The psychiatric nursing home care plan must be intermittent. This short term program frequently focuses on improved problem-solving, stronger ego boundaries, and enhanced self-concept. This is important with patients of all ages, but the need is seen often with elder patients who are suffering significant losses in life.
With patients suffering from depression, the psych nurse frequently seeks ways to displace internalized anger outwardly. Activities designed by an occupational therapist can augment the skills of the psych nurse. An increasing number of home health agency psych programs are adding this discipline because of the physical activities that can be beneficial.
Stress management and education of stress strategies are commonly taught. Many patients have weak or fragile coping mechanisms that require reinforcement or a new approach.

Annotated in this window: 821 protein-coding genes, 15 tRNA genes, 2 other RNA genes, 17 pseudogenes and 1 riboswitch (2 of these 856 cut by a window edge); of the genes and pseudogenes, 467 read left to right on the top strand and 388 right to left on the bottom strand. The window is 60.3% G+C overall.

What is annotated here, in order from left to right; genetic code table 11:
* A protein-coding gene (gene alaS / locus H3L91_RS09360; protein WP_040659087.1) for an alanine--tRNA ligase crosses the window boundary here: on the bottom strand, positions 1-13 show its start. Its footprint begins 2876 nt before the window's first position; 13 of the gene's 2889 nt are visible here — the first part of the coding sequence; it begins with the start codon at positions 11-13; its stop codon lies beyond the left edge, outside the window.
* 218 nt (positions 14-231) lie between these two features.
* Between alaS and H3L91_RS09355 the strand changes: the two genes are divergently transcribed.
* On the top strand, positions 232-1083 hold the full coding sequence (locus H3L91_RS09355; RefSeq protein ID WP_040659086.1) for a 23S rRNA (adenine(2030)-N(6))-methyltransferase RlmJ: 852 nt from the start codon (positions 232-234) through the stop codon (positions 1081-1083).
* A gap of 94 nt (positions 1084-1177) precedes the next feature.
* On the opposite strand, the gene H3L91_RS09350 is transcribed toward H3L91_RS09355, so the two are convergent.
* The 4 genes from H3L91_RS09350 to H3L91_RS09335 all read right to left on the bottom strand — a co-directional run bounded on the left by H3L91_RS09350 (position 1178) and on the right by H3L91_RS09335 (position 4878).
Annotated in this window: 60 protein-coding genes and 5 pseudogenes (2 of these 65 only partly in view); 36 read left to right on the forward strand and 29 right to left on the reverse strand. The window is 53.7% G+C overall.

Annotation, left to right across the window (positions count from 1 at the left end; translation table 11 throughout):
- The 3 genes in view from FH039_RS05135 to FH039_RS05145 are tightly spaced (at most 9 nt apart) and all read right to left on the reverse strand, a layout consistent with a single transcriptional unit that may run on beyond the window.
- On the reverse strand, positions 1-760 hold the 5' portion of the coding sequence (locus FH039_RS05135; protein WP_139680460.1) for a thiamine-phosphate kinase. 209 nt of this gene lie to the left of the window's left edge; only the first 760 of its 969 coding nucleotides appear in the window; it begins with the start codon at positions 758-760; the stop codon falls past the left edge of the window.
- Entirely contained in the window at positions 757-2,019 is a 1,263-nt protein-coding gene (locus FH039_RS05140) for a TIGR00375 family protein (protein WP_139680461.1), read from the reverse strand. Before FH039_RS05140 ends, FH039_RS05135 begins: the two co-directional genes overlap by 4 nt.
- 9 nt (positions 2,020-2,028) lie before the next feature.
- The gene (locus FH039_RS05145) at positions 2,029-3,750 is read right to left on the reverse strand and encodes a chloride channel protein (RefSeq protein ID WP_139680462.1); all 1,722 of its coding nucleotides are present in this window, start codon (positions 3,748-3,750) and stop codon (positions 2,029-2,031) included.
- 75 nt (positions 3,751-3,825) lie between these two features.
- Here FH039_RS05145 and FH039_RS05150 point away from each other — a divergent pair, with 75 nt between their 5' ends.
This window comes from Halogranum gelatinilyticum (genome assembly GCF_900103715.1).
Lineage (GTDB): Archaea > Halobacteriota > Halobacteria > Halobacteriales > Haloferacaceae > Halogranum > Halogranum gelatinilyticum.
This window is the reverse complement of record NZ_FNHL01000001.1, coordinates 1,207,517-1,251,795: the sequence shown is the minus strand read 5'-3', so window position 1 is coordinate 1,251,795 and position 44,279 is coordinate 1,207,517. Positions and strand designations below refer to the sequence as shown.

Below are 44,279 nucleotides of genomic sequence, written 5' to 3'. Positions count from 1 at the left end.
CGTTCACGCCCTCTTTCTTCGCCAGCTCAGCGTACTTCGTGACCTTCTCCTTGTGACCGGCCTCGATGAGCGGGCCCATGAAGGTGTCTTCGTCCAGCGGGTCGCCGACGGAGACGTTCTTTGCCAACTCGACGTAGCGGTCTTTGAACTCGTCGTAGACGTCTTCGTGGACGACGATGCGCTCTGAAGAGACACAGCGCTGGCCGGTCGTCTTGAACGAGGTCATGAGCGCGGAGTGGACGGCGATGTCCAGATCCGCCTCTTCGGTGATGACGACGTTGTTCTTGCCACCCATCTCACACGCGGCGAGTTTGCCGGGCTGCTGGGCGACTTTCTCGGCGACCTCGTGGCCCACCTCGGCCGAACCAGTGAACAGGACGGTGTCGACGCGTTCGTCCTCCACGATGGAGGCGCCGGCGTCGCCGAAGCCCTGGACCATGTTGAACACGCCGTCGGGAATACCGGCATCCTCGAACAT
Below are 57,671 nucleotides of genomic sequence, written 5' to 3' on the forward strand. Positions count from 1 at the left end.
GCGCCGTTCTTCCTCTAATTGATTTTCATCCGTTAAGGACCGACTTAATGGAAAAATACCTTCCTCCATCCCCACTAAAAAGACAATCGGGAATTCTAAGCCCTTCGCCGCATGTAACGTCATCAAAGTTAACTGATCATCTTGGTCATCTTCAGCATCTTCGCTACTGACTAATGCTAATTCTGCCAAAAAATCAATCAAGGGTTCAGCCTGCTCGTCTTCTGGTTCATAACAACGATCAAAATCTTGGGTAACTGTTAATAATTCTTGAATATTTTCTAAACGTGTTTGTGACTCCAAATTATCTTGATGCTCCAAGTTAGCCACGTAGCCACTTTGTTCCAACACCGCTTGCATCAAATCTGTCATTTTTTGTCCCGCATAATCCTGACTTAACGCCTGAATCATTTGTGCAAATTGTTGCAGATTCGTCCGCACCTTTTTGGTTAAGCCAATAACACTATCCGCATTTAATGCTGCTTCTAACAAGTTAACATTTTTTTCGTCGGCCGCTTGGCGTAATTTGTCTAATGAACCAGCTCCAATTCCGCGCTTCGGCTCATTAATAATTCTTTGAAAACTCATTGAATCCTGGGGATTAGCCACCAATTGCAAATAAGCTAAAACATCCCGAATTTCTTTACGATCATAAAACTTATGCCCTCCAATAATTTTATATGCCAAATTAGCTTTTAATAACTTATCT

Forming linkages between the patient and needed community services is a vital component of the role of the psychiatric home care nurse. This type of nursing brings an existential/spiritual concern and dimension to patient care. The clinician frequently provides support to a patient with low self esteem and a belief that the community has prejudged them. The clinician can assist the patient to cope with behaviors and approaches patients with an attitude of respect, reinforcing or assisting to rebuild worth and dignity.